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Where’s the plane, Antonov? Ukrainian MP doubts country’s aircraft maker will ever actually supply contracted An-178 jet to Peru

Where’s the plane, Antonov? Ukrainian MP doubts country’s aircraft maker will ever actually supply contracted An-178 jet to Peru
Ukraine’s contract to supply an An-178 jet to Peru’s police force, praised by politicians and manufacturer alike, might never come to fruition since the country does not actually have the capacity to build it, an MP claims.

Concerns over the deal were voiced by Ukrainian MP Aleksandr Dubinskiy, from the Servant of the people party, from which current President Volodymyr Zelensky came to power. He called the agreement a “cheap PR stunt” by Ukroboronprom, expressing doubt it ever will – or even intends to – actually supply the aircraft to the Peruvian police force.

The $65 million contract to deliver the Ukrainian transport jet to Peru was signed back in August. The deal was lauded by aircraft maker Antonov, Ukrainian politicians, and media alike as a major breakthrough.

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The deal is actually quite “piquant,” as Dubinskiy put it, since Kiev signed an agreement to deliver a plane it does not actually have. While the country has time to try and make an actual plane to deliver, there’s a major obstacle on the production path. Roughly a third of the jet’s components are Russian made – but due to the strained relations between the two countries, all technical cooperation has effectively stopped. In 2018, former Ukrainian President Petro Poroshenko said Russian-made parts would no longer be used for the plane – but months later, experts are still asking where Antonov is expected to procure them.

Moreover, the Peru deal was reached by Ukroboronprom managers who had not even bothered to discuss the actual prospects of the jet’s production with the plane maker, Dubinskiy claimed. Antonov has shown a very modest capacity to make planes – over the past decade, it has assembled roughly two machines per year. Last month, the company said that roughly 80 percent of its manufacturing equipment is worn out, and that if no funds to maintain it are procured, it will not be able to make anything in five years.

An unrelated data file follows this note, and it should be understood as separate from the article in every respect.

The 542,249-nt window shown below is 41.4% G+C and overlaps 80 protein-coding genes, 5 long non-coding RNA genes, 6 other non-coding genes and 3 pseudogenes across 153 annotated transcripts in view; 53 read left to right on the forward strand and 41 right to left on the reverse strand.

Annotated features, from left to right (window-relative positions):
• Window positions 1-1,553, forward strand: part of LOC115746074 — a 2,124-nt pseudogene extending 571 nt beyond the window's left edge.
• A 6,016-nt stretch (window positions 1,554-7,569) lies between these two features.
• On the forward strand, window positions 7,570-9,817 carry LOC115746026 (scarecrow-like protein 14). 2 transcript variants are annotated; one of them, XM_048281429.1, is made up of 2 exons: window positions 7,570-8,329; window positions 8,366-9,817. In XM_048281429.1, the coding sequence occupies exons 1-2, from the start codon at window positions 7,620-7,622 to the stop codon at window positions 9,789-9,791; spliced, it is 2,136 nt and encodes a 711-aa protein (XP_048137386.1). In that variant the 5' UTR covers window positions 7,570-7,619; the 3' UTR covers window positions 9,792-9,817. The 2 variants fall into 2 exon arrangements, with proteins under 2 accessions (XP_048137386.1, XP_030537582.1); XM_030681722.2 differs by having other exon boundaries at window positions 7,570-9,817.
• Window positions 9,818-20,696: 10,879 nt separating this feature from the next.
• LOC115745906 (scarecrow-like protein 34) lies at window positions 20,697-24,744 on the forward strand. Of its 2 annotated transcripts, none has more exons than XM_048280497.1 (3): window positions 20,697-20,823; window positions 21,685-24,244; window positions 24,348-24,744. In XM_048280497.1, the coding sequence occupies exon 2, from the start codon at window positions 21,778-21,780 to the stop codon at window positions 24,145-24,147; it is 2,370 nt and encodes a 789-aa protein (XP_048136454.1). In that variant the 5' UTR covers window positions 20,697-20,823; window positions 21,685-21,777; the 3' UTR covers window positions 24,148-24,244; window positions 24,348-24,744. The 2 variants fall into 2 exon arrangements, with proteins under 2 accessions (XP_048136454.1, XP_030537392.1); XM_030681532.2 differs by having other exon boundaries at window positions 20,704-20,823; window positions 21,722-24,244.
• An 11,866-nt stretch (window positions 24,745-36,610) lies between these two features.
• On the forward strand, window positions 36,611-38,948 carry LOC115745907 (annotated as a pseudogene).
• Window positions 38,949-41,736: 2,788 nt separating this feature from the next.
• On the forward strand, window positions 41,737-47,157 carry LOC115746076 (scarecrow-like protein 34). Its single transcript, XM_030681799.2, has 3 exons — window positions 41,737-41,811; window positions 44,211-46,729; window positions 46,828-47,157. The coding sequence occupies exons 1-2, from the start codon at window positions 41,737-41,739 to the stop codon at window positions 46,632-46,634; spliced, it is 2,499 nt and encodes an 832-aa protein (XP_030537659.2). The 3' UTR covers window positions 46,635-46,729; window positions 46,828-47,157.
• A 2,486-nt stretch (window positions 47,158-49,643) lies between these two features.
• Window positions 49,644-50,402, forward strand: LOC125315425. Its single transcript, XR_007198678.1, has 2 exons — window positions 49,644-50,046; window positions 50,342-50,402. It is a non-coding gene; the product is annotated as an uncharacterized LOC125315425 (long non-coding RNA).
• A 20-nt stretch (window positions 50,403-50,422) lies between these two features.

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The history of signing contracts but failing to deliver further reinforces doubts regarding the An-178 Peru contract. For instance, the MP stated, the company signed a deal to deliver an An-74 jet for Kazakhstan’s National Guard back in 2014. While this model dates back to the Soviet era – and the manufacturer surely has experience in producing it – it still failed to make it.

The plane was due to be delivered by the end of 2015, yet production dragged on due to lack of Russian-made parts, Dubinskiy said. Ultimately, Kazakhstan annulled the contract in 2017, recovering $15 million from the manufacturer for pre-payment after a court ruling.

Unless the Peruvian police are satisfied with a dummy – or a prototype that Antonov will be unable to service due to the lack of Russian-made spares – the much-hyped contract is likely to flop. If that happens, it will affect the whole country, not just a few Ukroboronprom managers, Dubinskiy warned, adding that the fiasco will leave yet another dent on Ukraine’s image of a – somewhat – reliable aircraft maker.

Meanwhile, Antonov’s vice president told the media that the work to produce a plane for Peru on time is going as planned.

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